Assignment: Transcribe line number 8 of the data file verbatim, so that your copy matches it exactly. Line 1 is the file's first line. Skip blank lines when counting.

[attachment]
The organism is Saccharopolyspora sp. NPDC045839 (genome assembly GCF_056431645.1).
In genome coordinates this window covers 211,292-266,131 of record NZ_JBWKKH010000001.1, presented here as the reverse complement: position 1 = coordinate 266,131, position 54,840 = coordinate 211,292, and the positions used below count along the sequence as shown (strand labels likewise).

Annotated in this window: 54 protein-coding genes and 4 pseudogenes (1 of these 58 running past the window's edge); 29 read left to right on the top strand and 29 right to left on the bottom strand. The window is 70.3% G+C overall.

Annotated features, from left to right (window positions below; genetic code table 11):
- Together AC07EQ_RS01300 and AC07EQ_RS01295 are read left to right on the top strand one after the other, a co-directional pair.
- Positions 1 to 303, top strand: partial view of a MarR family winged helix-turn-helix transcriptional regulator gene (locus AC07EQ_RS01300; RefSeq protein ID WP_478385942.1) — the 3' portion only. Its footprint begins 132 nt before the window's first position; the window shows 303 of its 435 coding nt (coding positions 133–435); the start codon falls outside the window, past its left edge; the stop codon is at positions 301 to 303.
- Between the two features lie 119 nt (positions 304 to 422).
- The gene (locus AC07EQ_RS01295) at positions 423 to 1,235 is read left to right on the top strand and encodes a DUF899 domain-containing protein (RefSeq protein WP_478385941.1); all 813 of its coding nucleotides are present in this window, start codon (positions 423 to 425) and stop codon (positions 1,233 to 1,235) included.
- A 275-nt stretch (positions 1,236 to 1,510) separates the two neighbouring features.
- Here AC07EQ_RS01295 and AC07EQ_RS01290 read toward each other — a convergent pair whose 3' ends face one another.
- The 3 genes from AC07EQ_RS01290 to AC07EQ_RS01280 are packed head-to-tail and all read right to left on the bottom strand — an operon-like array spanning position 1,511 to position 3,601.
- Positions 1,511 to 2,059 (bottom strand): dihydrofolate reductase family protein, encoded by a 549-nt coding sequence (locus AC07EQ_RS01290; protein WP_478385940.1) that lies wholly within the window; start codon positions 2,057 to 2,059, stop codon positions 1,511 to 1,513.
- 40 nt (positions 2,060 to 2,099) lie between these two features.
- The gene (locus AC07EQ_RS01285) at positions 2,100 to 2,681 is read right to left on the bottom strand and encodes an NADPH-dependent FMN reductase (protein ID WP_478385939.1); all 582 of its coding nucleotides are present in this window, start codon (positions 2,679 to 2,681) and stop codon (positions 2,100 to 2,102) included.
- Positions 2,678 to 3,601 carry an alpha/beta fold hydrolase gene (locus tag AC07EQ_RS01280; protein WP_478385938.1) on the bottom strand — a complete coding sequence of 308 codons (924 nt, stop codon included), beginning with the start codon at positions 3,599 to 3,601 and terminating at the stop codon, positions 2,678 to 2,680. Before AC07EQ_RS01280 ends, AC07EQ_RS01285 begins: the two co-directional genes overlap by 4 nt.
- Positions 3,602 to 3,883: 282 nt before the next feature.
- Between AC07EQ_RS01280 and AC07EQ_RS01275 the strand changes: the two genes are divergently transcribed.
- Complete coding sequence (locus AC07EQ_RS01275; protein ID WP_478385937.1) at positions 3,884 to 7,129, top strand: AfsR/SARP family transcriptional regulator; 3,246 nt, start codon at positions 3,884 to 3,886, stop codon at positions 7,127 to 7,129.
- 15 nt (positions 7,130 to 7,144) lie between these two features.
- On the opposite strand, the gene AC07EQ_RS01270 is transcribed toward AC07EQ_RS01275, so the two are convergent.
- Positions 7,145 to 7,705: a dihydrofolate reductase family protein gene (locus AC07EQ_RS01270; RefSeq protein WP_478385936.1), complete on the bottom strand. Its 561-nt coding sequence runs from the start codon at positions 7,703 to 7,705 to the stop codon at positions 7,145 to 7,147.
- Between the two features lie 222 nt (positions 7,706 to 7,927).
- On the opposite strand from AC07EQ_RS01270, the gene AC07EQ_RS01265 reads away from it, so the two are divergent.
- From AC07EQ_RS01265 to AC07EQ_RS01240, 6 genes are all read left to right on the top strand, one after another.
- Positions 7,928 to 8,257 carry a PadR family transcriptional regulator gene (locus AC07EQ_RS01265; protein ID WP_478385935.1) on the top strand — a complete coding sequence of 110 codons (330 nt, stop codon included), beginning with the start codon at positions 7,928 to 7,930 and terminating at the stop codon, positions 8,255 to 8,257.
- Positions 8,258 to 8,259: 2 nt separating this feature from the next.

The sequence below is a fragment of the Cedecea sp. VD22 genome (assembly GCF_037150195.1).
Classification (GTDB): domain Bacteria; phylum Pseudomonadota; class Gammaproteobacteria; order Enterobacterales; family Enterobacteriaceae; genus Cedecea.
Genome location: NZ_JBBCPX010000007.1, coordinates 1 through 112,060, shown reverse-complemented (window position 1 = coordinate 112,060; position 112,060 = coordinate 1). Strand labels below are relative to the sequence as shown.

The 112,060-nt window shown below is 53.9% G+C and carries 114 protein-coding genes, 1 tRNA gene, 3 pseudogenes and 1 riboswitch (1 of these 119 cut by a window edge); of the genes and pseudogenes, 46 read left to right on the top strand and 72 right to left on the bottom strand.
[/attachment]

- The gene (locus AC07EQ_RS01295) at positions 423 to 1,235 is read left to right on the top strand and encodes a DUF899 domain-containing protein (RefSeq protein WP_478385941.1); all 813 of its coding nucleotides are present in this window, start codon (positions 423 to 425) and stop codon (positions 1,233 to 1,235) included.